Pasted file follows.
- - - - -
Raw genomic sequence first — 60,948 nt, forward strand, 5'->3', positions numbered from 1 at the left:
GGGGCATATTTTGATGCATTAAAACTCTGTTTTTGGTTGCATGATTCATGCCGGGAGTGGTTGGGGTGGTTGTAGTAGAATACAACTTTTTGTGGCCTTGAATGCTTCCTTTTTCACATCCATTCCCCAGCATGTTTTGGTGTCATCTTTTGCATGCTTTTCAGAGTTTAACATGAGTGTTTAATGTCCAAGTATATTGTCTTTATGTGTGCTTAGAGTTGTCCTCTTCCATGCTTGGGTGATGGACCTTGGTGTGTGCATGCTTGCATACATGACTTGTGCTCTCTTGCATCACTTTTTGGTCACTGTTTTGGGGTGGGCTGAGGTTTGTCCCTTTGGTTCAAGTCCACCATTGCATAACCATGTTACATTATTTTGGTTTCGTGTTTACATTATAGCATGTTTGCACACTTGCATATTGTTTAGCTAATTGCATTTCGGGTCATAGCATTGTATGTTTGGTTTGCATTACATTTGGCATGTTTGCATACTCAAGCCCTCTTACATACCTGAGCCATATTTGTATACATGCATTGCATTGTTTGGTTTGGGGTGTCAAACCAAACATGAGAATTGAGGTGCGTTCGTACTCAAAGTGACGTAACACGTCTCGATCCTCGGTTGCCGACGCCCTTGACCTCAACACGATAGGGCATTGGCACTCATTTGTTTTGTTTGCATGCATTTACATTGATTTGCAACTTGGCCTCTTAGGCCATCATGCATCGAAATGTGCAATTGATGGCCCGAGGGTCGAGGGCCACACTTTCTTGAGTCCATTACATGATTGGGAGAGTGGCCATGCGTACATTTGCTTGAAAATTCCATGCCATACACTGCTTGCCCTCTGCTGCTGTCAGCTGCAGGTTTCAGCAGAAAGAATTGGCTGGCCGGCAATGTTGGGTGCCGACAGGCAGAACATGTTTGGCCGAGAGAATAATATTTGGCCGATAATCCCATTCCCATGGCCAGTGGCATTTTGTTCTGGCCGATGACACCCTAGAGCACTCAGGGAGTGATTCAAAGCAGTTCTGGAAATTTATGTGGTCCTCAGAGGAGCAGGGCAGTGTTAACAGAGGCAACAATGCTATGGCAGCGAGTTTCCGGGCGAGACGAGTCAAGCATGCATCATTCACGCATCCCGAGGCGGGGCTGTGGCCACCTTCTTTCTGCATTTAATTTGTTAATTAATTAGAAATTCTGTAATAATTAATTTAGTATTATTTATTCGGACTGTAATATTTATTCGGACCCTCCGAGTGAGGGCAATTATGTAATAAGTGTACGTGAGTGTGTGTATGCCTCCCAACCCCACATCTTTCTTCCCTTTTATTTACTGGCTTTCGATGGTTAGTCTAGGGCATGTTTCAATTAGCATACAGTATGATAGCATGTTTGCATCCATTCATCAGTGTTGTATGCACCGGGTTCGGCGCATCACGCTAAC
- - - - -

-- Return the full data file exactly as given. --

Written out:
Raw genomic sequence first — 60,948 nt, forward strand, 5'->3', positions numbered from 1 at the left:
GGGGCATATTTTGATGCATTAAAACTCTGTTTTTGGTTGCATGATTCATGCCGGGAGTGGTTGGGGTGGTTGTAGTAGAATACAACTTTTTGTGGCCTTGAATGCTTCCTTTTTCACATCCATTCCCCAGCATGTTTTGGTGTCATCTTTTGCATGCTTTTCAGAGTTTAACATGAGTGTTTAATGTCCAAGTATATTGTCTTTATGTGTGCTTAGAGTTGTCCTCTTCCATGCTTGGGTGATGGACCTTGGTGTGTGCATGCTTGCATACATGACTTGTGCTCTCTTGCATCACTTTTTGGTCACTGTTTTGGGGTGGGCTGAGGTTTGTCCCTTTGGTTCAAGTCCACCATTGCATAACCATGTTACATTATTTTGGTTTCGTGTTTACATTATAGCATGTTTGCACACTTGCATATTGTTTAGCTAATTGCATTTCGGGTCATAGCATTGTATGTTTGGTTTGCATTACATTTGGCATGTTTGCATACTCAAGCCCTCTTACATACCTGAGCCATATTTGTATACATGCATTGCATTGTTTGGTTTGGGGTGTCAAACCAAACATGAGAATTGAGGTGCGTTCGTACTCAAAGTGACGTAACACGTCTCGATCCTCGGTTGCCGACGCCCTTGACCTCAACACGATAGGGCATTGGCACTCATTTGTTTTGTTTGCATGCATTTACATTGATTTGCAACTTGGCCTCTTAGGCCATCATGCATCGAAATGTGCAATTGATGGCCCGAGGGTCGAGGGCCACACTTTCTTGAGTCCATTACATGATTGGGAGAGTGGCCATGCGTACATTTGCTTGAAAATTCCATGCCATACACTGCTTGCCCTCTGCTGCTGTCAGCTGCAGGTTTCAGCAGAAAGAATTGGCTGGCCGGCAATGTTGGGTGCCGACAGGCAGAACATGTTTGGCCGAGAGAATAATATTTGGCCGATAATCCCATTCCCATGGCCAGTGGCATTTTGTTCTGGCCGATGACACCCTAGAGCACTCAGGGAGTGATTCAAAGCAGTTCTGGAAATTTATGTGGTCCTCAGAGGAGCAGGGCAGTGTTAACAGAGGCAACAATGCTATGGCAGCGAGTTTCCGGGCGAGACGAGTCAAGCATGCATCATTCACGCATCCCGAGGCGGGGCTGTGGCCACCTTCTTTCTGCATTTAATTTGTTAATTAATTAGAAATTCTGTAATAATTAATTTAGTATTATTTATTCGGACTGTAATATTTATTCGGACCCTCCGAGTGAGGGCAATTATGTAATAAGTGTACGTGAGTGTGTGTATGCCTCCCAACCCCACATCTTTCTTCCCTTTTATTTACTGGCTTTCGATGGTTAGTCTAGGGCATGTTTCAATTAGCATACAGTATGATAGCATGTTTGCATCCATTCATCAGTGTTGTATGCACCGGGTTCGGCGCATCACGCTAAC